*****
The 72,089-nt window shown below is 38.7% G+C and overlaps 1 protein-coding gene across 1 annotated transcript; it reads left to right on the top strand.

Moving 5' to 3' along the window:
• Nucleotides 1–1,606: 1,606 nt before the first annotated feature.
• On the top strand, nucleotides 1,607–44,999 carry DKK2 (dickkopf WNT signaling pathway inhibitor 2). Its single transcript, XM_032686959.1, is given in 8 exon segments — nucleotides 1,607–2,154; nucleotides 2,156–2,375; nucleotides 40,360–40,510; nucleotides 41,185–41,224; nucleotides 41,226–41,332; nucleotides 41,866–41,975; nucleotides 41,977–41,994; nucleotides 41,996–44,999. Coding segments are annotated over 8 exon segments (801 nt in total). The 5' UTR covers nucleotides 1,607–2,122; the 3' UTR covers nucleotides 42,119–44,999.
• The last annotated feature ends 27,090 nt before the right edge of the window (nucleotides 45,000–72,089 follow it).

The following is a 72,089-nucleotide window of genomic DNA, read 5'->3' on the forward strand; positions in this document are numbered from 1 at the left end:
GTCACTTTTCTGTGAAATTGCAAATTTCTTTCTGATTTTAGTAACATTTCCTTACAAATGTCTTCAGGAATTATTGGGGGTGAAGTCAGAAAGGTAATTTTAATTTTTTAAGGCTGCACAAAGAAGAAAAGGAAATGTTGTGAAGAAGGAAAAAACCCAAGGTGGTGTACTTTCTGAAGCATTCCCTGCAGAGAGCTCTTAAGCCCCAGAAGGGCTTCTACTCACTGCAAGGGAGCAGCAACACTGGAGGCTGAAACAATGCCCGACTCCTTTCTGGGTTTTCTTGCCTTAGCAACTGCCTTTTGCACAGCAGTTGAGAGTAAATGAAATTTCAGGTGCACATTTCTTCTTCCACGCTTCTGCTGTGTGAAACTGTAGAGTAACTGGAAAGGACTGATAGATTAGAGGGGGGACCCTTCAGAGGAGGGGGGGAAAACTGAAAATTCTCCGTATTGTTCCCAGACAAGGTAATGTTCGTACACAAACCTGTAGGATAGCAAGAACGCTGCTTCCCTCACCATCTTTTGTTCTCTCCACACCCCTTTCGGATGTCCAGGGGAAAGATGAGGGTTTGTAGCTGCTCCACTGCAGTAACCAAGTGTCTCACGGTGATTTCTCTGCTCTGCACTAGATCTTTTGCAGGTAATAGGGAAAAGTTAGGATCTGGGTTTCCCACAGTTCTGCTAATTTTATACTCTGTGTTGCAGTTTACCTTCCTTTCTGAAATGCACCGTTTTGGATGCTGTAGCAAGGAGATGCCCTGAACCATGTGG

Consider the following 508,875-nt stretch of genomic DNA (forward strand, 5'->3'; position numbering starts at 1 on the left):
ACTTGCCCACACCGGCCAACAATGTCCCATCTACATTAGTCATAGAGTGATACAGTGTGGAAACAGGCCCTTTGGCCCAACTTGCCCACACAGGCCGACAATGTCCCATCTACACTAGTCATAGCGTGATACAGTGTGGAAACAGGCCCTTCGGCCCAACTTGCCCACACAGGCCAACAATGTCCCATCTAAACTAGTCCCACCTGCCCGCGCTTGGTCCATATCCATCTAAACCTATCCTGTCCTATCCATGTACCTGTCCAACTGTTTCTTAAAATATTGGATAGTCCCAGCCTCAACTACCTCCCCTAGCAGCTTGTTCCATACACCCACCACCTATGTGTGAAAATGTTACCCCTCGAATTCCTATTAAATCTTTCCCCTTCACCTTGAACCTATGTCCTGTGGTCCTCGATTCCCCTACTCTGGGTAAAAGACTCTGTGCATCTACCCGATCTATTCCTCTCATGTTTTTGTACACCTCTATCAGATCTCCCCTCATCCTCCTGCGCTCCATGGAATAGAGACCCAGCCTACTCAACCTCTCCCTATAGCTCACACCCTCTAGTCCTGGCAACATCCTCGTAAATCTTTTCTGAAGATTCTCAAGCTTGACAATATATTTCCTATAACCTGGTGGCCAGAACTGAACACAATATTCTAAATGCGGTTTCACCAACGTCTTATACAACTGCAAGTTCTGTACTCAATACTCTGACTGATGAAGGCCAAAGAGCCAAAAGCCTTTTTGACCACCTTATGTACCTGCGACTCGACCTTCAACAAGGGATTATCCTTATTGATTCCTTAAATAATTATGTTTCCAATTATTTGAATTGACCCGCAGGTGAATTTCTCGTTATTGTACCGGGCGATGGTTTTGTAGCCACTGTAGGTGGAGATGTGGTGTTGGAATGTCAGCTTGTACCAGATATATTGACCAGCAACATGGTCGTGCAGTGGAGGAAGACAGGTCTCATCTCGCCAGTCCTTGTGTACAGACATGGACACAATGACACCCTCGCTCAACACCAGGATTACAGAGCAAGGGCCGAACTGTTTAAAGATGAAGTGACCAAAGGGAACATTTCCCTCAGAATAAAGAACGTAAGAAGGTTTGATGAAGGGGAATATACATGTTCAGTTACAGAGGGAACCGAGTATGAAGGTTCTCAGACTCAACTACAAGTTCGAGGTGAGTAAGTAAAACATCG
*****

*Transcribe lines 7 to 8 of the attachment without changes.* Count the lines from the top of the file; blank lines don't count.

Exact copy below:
GTCACTTTTCTGTGAAATTGCAAATTTCTTTCTGATTTTAGTAACATTTCCTTACAAATGTCTTCAGGAATTATTGGGGGTGAAGTCAGAAAGGTAATTTTAATTTTTTAAGGCTGCACAAAGAAGAAAAGGAAATGTTGTGAAGAAGGAAAAAACCCAAGGTGGTGTACTTTCTGAAGCATTCCCTGCAGAGAGCTCTTAAGCCCCAGAAGGGCTTCTACTCACTGCAAGGGAGCAGCAACACTGGAGGCTGAAACAATGCCCGACTCCTTTCTGGGTTTTCTTGCCTTAGCAACTGCCTTTTGCACAGCAGTTGAGAGTAAATGAAATTTCAGGTGCACATTTCTTCTTCCACGCTTCTGCTGTGTGAAACTGTAGAGTAACTGGAAAGGACTGATAGATTAGAGGGGGGACCCTTCAGAGGAGGGGGGGAAAACTGAAAATTCTCCGTATTGTTCCCAGACAAGGTAATGTTCGTACACAAACCTGTAGGATAGCAAGAACGCTGCTTCCCTCACCATCTTTTGTTCTCTCCACACCCCTTTCGGATGTCCAGGGGAAAGATGAGGGTTTGTAGCTGCTCCACTGCAGTAACCAAGTGTCTCACGGTGATTTCTCTGCTCTGCACTAGATCTTTTGCAGGTAATAGGGAAAAGTTAGGATCTGGGTTTCCCACAGTTCTGCTAATTTTATACTCTGTGTTGCAGTTTACCTTCCTTTCTGAAATGCACCGTTTTGGATGCTGTAGCAAGGAGATGCCCTGAACCATGTGG

Consider the following 508,875-nt stretch of genomic DNA (forward strand, 5'->3'; position numbering starts at 1 on the left):